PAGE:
“To the Tune of a Welcoming God”

Michael Bayley at The Wild Reed has drawn my attention to David Weiss’ book “To the Tune of a Welcoming God”, and posts two excerpts from the book.

To theTtune of a Welcoming GodIn the first, David describes his journey in coming out – not as gay, but as a gay ally.  The second is a prose poem,   “Words Offered at the End of the Day to an Unknown Friend Living in Fear”. Both are worth reading:  we as LGBT people of faith need to speak up opnely and in our own voices, but we also need allies, and we need to hold firmly to the knowledge that God is always welcoming:  not “in spite” of our sexuality, but just because we are all God’s people.

I do not reproduce the text here, but encourage you to read it.  Go to The Wild Reed, where you can also read Michael’s comments, and follow some links to earlier post on David Weiss;  or go to the book’s home page, where you will be able to order it directly from the author, and also find additional excerpts. ” Holding our Breath in the Face of Hate: Reading the Bible “Word by Word” in the Spirit of Christ” is a valuable discussion nto only of the ‘clobber texts’, but also a demonstration of why and how to go further than simply defusing them:

“My presentation is arranged in two broad parts. In the first half I will speak directly to the biblical texts so often used to terrorize the gay community. This is the least of what I want to talk about, but it is where I will begin. In the second half, I will explain why I think simply “defusing” these few texts is not enough—why I think that we must and can do better. And I actually will do better: by suggesting what I believe is a far more faithful and promising way to approach Scripture. Finally, I will conclude with a few short reflections on what all of this means when it comes full circle to the practice of our sexuality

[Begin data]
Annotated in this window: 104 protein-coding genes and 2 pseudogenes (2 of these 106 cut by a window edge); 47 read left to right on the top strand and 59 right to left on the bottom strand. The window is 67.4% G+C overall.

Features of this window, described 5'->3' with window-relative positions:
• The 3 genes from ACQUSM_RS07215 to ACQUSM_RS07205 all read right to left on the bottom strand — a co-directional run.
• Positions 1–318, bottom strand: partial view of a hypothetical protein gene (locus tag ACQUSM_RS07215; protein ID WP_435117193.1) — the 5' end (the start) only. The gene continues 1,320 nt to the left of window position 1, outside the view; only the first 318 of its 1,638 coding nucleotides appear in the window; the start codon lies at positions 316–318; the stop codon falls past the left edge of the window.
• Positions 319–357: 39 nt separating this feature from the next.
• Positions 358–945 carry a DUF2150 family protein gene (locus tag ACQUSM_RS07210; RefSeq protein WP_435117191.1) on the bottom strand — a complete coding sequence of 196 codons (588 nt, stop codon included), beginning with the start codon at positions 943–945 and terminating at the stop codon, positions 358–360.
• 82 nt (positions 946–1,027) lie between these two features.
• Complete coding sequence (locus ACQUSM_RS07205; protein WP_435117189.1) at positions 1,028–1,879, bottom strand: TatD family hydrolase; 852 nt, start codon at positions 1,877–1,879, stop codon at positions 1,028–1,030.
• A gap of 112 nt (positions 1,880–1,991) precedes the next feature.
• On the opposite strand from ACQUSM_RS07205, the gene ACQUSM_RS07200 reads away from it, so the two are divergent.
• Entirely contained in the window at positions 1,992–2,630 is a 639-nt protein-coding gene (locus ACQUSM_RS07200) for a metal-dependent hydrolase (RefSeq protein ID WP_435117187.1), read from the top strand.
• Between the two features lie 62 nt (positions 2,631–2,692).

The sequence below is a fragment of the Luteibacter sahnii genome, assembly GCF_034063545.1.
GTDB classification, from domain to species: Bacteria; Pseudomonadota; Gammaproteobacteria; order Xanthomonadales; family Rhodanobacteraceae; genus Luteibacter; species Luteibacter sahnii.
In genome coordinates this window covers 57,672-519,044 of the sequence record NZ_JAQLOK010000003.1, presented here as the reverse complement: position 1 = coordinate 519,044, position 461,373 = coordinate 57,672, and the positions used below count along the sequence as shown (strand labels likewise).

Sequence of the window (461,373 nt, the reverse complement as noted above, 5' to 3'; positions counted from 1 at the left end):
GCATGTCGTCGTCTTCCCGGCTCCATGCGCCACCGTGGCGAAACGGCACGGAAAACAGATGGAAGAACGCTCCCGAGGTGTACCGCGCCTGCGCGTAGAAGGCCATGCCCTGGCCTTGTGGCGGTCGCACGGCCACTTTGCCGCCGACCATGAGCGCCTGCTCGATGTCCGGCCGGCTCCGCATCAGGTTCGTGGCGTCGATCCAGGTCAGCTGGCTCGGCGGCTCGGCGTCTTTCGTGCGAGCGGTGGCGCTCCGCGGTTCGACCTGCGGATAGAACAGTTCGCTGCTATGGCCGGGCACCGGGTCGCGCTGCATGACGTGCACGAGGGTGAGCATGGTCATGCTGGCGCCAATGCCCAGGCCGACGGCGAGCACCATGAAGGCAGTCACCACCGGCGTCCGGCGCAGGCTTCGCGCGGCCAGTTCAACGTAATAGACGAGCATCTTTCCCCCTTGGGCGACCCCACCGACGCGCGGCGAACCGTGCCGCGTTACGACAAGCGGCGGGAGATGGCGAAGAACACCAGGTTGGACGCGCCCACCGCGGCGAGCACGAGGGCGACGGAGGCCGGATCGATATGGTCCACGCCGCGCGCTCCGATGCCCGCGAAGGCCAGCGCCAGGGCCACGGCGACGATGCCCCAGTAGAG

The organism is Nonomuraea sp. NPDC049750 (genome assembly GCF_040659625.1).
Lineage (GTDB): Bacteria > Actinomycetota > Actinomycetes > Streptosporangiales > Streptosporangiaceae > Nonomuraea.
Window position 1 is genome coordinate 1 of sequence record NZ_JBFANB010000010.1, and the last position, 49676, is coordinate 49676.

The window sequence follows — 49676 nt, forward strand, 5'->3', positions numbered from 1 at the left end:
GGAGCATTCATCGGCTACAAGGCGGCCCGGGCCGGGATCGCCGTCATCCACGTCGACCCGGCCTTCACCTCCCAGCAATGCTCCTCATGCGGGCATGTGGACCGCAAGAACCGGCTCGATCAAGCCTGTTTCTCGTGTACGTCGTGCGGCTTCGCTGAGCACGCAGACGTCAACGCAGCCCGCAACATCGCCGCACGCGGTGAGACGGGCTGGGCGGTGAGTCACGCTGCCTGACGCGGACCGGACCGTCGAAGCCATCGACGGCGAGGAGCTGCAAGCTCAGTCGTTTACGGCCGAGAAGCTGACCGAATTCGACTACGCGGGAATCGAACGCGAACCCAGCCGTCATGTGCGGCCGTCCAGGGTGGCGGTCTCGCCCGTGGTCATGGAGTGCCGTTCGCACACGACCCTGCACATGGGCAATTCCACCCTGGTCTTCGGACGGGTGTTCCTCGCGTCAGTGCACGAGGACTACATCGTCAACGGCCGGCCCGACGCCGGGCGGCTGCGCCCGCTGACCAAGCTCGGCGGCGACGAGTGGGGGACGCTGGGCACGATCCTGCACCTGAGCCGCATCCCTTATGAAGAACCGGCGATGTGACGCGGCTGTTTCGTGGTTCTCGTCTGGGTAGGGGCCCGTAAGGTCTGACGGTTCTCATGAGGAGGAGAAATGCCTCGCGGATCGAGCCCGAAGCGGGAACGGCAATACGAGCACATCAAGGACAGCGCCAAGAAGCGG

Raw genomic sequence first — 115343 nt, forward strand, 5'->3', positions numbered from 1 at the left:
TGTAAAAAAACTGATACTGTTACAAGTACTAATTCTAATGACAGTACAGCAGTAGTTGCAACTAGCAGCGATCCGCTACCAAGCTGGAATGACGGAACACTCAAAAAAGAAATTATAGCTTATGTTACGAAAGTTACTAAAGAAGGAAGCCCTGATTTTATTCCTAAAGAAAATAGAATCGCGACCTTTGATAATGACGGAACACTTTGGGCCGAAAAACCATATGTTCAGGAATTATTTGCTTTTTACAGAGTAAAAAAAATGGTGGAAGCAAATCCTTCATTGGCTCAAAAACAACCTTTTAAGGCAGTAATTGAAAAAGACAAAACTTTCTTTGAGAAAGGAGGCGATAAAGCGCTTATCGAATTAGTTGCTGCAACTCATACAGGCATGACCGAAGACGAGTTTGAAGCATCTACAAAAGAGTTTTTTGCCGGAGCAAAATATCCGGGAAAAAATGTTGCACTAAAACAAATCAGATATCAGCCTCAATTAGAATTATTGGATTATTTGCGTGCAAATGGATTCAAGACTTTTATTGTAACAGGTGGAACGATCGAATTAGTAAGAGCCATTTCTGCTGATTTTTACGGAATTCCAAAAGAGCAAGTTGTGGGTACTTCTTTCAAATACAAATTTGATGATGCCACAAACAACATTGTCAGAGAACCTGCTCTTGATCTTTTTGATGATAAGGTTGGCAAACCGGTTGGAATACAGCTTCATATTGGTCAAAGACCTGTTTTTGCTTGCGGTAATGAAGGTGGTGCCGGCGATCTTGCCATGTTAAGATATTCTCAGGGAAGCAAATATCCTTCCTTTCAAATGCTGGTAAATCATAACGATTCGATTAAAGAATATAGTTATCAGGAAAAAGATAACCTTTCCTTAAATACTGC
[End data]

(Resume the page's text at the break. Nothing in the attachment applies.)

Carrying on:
“Word of Welcome” is a hymn David has written (to be sung to the tune of Beethoven’s “Ode to Joy”). “It Was upon a Moonlit Night” is also a hymn, on the theme of the Last Supper.

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